The Tissue Trail Conspiracy
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Re: Official Review: The Tissue Trail Conspiracy

Post Number:#2 by kandscreeley
» 12 Jul 2017, 07:22

Wow! A glowing review. I don't think I would have read this based on the cover and the title, but the way you describe it, I definitely should. Thanks for the review. I'll put it on my list.
“There is no friend as loyal as a book.”
― Ernest Hemingway
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Re: Official Review: The Tissue Trail Conspiracy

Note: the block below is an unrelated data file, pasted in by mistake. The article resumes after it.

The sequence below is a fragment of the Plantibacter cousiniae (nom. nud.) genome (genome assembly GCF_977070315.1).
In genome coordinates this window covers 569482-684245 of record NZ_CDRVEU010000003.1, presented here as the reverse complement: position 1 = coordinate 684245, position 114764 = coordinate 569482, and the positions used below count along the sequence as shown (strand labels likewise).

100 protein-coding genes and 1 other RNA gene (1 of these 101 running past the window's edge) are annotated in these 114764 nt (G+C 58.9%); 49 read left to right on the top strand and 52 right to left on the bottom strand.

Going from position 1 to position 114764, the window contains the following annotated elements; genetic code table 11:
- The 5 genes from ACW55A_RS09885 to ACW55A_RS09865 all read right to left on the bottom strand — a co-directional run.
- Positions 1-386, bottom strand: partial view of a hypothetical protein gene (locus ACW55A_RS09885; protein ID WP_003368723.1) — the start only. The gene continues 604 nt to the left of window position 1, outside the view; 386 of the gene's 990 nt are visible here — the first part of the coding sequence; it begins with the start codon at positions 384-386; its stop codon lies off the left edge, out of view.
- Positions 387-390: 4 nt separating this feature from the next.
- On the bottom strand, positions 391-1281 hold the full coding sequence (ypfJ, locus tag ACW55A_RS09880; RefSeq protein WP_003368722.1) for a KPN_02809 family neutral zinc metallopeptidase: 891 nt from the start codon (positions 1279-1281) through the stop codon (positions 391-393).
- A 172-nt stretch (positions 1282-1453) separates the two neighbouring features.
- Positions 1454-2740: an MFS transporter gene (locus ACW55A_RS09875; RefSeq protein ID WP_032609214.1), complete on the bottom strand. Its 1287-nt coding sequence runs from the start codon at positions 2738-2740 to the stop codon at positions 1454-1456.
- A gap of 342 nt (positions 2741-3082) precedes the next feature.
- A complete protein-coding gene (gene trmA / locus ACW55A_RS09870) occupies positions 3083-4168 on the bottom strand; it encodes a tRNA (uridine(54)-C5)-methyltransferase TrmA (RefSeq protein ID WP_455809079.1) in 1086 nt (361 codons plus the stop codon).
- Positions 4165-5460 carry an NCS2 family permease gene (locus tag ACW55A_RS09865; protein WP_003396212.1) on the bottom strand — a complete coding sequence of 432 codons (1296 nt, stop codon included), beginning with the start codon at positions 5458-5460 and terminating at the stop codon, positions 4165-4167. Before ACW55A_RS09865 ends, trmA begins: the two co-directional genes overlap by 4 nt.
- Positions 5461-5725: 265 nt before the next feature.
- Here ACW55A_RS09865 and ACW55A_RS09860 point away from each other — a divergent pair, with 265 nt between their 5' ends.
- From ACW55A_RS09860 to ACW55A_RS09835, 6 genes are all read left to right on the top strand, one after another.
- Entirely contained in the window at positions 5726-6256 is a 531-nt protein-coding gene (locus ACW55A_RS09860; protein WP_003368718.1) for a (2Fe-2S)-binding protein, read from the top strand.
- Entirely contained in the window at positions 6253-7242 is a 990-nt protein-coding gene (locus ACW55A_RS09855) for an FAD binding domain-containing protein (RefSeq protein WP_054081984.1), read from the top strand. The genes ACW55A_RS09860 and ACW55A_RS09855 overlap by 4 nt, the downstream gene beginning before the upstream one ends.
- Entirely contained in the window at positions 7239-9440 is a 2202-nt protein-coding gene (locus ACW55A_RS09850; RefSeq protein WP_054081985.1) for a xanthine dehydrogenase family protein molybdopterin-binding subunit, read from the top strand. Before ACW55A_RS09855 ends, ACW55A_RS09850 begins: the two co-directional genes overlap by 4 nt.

Post Number:#3 by MarisaRose
» 13 Jul 2017, 06:05

This one definitely sounds interesting and unique. Glad you enjoyed this one so much! However, I do think the repetitive descriptions of the characters' appearances would become a little annoying. Great review!
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Re: Official Review: The Tissue Trail Conspiracy

Post Number:#4 by Kitkat3
» Yesterday, 22:06

I really like how you describe the plot. I think that I would really like the vivid scenery descriptions, the mystery, and the suspense. However, I can see how the negatives for this one would be annoying. Great review!